And as noted above, Mike Teunissen, Dylan Groenewegen and Dutch Team Jumbo-Visma are dominating the early stages of the Tour de France.
Dutch actors, producers and directors began playing outsized roles in Hollywood starting with “Blade Runner” star Rutger Hauer and director Paul Verhoeven (“Basic Instinct”) in the 1980s.
But since 2010, the Dutch are starting to replace the British as dominant with stars such as “Game of Thrones” Michiel Huisman, who – admit it – you thought was American. Carice van Houten has had hit after hit in the U.S. including Melisandre in GoT. Newcomer Marwan Kenzari is the “sexy Aladdin” in a movie that’s approaching $1 billion in global box office.
There’s also Lotte Verbeek as the witch Geillis in “Outlander” and our personal favorite Gaite Jansen who played the buck-wild Russian princess in “Peaky Blinders: “When there are no rules, the women take charge.” The line should have been “… the Dutch women take charge.”
Finally, no Dutch actor has had greater success than Famke Janssen, who landed roles as everything from a Bond Girl to playing Scottie Hargrave in the long-running TV series “Black List.”
Behind the scenes, dealmakers such as industry insider Pieter Jan Brugge, who has written for – or produced – some terrific movies and TV shows including “The Insider,” “Glory,” The Pelican Letter” and “Heat.”
Currently, Brugge is a producer for the hit TV series “Bosch,” which has Dutch touches. For instance, the main character is Harry Bosch, whose birth name is – wait for it – Hieronymus. Yes, the same as the famous phantasmagorical Dutch painter and native of ‘s-Hertogenbosch, Netherlands.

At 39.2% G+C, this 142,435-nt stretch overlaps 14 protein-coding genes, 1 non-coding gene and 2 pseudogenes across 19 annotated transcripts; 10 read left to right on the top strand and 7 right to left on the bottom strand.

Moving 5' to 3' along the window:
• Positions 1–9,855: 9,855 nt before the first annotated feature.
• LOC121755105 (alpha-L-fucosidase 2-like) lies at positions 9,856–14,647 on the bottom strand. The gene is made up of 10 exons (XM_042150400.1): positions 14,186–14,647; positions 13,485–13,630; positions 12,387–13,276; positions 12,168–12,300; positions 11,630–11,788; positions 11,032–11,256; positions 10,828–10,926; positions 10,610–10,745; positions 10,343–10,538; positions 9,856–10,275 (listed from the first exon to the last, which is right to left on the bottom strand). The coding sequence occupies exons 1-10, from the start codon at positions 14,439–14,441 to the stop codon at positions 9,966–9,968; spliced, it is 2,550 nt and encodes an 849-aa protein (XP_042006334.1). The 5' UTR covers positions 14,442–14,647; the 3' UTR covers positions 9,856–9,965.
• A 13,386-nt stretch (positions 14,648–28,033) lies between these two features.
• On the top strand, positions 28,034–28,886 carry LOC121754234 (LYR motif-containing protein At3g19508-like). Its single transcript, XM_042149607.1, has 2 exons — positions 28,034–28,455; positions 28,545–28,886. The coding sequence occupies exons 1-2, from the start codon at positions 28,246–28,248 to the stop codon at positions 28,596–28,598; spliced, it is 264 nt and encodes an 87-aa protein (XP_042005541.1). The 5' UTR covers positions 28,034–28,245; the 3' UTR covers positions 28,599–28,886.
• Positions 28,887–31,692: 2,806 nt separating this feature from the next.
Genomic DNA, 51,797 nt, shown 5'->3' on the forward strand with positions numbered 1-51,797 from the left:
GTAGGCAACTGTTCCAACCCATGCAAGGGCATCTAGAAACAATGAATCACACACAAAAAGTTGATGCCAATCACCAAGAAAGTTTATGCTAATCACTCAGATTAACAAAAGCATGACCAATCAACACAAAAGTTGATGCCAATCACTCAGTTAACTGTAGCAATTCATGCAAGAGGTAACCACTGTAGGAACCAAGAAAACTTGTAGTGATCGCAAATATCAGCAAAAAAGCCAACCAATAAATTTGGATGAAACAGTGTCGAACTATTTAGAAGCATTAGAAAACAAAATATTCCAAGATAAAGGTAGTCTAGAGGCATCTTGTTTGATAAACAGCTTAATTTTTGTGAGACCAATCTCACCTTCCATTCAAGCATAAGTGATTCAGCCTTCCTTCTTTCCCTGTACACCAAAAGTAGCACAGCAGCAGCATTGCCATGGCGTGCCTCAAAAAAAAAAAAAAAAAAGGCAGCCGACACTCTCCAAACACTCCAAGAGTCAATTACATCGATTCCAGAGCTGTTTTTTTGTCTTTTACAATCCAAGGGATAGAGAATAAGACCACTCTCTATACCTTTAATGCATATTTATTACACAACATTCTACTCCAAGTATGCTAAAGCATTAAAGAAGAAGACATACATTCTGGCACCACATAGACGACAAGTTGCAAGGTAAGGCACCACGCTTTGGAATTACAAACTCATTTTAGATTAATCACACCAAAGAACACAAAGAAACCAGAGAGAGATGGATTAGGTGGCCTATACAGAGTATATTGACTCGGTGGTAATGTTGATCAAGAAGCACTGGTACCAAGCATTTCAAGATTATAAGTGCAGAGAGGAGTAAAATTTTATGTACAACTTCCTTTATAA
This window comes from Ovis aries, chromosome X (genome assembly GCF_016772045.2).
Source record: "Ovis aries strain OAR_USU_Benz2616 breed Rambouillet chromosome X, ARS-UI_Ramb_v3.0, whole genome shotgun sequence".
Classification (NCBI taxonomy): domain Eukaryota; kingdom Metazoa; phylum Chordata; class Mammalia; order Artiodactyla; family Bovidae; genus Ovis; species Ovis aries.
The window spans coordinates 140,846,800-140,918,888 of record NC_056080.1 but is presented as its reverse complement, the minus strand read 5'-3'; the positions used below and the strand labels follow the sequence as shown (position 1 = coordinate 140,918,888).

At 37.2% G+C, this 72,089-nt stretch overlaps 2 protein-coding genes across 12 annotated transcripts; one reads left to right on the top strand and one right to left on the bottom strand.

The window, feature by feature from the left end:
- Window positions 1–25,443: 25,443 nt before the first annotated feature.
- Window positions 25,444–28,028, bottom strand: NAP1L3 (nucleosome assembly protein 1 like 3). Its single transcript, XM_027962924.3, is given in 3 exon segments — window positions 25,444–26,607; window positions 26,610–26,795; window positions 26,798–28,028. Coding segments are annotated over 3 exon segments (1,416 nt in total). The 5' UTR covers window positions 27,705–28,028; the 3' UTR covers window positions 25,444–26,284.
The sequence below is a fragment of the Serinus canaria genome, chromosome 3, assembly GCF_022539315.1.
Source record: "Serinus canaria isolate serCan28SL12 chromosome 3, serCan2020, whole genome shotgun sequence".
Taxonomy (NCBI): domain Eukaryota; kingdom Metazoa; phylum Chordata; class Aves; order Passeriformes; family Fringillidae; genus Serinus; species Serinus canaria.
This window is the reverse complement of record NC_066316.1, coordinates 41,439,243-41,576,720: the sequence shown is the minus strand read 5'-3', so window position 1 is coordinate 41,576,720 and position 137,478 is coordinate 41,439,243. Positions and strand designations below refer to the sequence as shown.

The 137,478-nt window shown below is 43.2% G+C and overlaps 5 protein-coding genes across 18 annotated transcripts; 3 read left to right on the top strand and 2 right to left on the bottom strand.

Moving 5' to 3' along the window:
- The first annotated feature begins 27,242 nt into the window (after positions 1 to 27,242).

See! This isn’t all in our imagination.
The Dutch currently rule the photolithography business. Which means they rule the semiconductor industry. Some staggering percentage of computer chips are made on photolithography machines from ASML, which is located in our HQ city of Eindhoven.
NXP is similar in that they make most of the chips used in phones and cars. So between the two companies, almost everything that depends on semiconductor technology connects back to the Netherlands, not just The Valley and China.
The Dutch also just introduced the first solar car, Lightyear. So look out Tesla.
Royal Dutch Shell is the most valuable company in Europe based on total revenue, taking in about $500 billion in 2018. Big deal, right? Well, think about this – Shell generates more top-line revenue than Toyota, Volkswagen, BP, Exxon Mobile, Berkshire Hathaway, Apple, Samsung, Amazon and General Motors.